Demanding to be Heard – A Writing Manifesto

I once wrote a poem that included the lines: ‘I demand to be seen, I deserve to be heard’, which are a source of great interest and bemusement to me in retrospect, especially when I’m faced with thinking about and justifying my writing.
I am someone with a quiet voice, who is often drowned out by others. Someone who would never sing in public: always that slight bit off-key, not quite in tune. I learnt very early at school to move my mouth in time to the chorus without actually making any sound.
I can’t imagine demanding to be seen or heard. The actual subject of my poem was life and the journey through it (and the ageing process), done in the guise of a visitor’s feedback survey (‘Did you eat in the restaurant? How would you rate the quality of service?’) It’s interesting to me now, that out of the whole poem, the two lines about my demands to be noticed are the only two that I still remember.
I remember writing the poem though; I don’t write a lot of poetry and have to be feeling particularly inflamed. I started it in the middle of the Kimberley, in the depths of a landscape harsh and alien and staggering beautiful. It was a completely encompassing sensory experience, and I kept taking photos of this – literally – awesome landscape, and thinking, these will never convey the essence of this place.

I grew up in the city. It was very important to me, as I grew up in the city, to be part of a ‘tribe’. I hovered on the edge of a ‘crowd’, my quiet voice, for the most part, drowned out by louder ones; moving my mouth in time to the chorus.
Then I left. I went off into the world and lived in many different places and situations, and when I returned to my tribe several years later full of new experiences, I resented it when they continued to drown me out, talking of the same pubs and the same people, their eyes narrowed against anything unfamiliar. They weren’t interested in anything outside the borders of their comfort zone.
It was like floating in something lukewarm and vaguely congealed. Like having too many clothes on in an artificially heated room – it made you itch. I walked down the street and there were the same shops and the same cracks in the footpath, and while some people might find this comforting, I didn’t. I began to feel as though I didn’t belong any more. And I began to notice that the voices drowning me out were largely a monotone.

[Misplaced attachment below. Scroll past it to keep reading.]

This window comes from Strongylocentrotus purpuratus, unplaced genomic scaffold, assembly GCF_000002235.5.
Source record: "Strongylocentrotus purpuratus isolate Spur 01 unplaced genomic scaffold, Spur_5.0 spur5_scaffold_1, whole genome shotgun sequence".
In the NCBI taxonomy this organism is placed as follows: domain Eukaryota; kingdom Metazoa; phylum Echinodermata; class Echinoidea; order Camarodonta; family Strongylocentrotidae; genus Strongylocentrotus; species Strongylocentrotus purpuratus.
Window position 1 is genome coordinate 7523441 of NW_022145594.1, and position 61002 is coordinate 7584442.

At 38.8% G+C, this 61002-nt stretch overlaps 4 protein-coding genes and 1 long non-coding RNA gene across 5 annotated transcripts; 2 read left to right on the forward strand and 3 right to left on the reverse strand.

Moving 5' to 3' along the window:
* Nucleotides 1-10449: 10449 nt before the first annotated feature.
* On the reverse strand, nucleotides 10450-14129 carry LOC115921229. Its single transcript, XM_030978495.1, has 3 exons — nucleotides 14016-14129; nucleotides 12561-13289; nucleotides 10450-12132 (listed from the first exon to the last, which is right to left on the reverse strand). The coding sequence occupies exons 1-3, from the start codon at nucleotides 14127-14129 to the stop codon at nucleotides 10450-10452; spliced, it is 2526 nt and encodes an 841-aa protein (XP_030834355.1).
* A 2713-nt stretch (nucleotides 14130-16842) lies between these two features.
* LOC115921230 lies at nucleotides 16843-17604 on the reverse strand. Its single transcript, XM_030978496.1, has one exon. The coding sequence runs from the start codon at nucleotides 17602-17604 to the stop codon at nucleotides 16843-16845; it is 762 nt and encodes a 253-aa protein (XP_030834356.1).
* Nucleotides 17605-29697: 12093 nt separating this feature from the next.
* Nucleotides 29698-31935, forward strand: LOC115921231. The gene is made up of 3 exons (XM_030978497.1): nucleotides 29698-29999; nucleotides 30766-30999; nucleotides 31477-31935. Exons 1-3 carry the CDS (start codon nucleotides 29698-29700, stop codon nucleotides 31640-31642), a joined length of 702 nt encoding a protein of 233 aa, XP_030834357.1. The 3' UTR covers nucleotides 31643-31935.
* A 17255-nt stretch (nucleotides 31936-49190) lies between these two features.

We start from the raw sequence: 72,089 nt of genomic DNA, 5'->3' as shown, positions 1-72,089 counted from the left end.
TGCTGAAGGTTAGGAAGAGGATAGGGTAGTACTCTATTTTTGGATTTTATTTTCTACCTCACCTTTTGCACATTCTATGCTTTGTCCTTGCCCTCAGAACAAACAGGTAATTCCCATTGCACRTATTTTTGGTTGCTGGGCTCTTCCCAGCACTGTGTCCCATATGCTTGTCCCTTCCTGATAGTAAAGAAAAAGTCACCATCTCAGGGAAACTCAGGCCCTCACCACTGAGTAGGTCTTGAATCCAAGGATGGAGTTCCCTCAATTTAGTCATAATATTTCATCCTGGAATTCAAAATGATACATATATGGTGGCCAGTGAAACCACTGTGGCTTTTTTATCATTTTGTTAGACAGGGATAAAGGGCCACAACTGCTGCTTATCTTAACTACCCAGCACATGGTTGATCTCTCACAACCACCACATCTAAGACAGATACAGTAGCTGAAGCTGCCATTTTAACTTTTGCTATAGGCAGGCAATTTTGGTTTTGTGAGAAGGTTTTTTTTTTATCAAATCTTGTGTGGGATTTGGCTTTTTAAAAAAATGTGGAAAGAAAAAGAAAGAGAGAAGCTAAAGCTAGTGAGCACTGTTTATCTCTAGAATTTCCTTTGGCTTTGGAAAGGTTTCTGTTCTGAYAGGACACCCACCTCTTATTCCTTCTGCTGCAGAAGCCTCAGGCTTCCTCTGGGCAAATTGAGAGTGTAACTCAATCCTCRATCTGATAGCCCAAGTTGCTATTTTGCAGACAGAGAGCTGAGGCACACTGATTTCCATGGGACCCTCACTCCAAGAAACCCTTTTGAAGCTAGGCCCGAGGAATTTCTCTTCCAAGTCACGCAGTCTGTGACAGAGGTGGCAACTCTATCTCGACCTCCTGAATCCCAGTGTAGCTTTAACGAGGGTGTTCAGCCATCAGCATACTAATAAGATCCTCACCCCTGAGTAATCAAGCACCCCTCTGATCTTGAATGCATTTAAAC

I can’t remember when I started writing, it’s something I’ve always done, even when I wasn’t actually doing it. I relate completely to George Orwell’s claims in his essay ‘Why I Write’, that he knew from early age he would be a writer, and that when he tried to abandon the idea, he: ‘did so with the consciousness that I was outraging my true nature and that sooner or later I should have to settle down and write books.’ Writing, even just the idea of writing, has always been a part of my life.
Reading, to me, was not only companionship, it was also a form of projection. I always held onto the characters in books, they became part of my ‘inner discourse’, companions I’d discuss things with, without the constraints of having someone else actually listening. I could be as brave or profound or enigmatic as I fancied, with an eloquence I never attain in actual conversation. I think this discourse is partly what George Orwell was talking about when he said: ‘for fifteen years or more, I was carrying out a literary exercise of a quite different kind: this was the making up of a continuous ‘story’ about myself, a sort of diary existing only in the mind.’
For many years, this was the only form of ‘writing’ I did, and yet I always considered myself a writer. I wrote little, or privately, but I felt as though I was writing constantly. When I fretted about the inadequacy of my Kimberley photos, it was because to truly re-create the essence of place, you need the dimension of interaction, and for me, this occurs through the medium of language, a medium in which, whether publicly or internally, I was always working.